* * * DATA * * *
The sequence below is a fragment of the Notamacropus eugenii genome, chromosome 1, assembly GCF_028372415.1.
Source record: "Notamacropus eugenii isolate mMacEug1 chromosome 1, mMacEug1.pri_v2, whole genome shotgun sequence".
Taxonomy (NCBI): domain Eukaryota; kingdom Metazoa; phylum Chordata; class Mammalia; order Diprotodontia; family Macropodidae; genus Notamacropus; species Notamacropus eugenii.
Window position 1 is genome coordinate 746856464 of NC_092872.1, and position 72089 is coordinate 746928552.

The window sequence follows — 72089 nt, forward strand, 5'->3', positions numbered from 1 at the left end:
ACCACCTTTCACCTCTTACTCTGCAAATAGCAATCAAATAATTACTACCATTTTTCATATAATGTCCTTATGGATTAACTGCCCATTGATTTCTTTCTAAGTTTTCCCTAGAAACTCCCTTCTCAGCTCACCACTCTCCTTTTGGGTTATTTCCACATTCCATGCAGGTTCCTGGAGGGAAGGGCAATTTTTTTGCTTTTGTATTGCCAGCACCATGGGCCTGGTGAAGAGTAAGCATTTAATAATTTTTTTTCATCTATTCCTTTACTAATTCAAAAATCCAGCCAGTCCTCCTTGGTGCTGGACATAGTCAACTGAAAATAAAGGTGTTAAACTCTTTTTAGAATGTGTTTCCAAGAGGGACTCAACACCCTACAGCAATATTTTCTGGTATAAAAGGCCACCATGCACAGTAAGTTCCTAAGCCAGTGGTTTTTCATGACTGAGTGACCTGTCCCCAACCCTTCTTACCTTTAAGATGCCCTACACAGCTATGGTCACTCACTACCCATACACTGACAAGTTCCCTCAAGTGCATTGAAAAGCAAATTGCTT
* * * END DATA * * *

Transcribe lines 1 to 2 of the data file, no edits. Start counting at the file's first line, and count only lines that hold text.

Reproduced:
The sequence below is a fragment of the Notamacropus eugenii genome, chromosome 1, assembly GCF_028372415.1.
Source record: "Notamacropus eugenii isolate mMacEug1 chromosome 1, mMacEug1.pri_v2, whole genome shotgun sequence".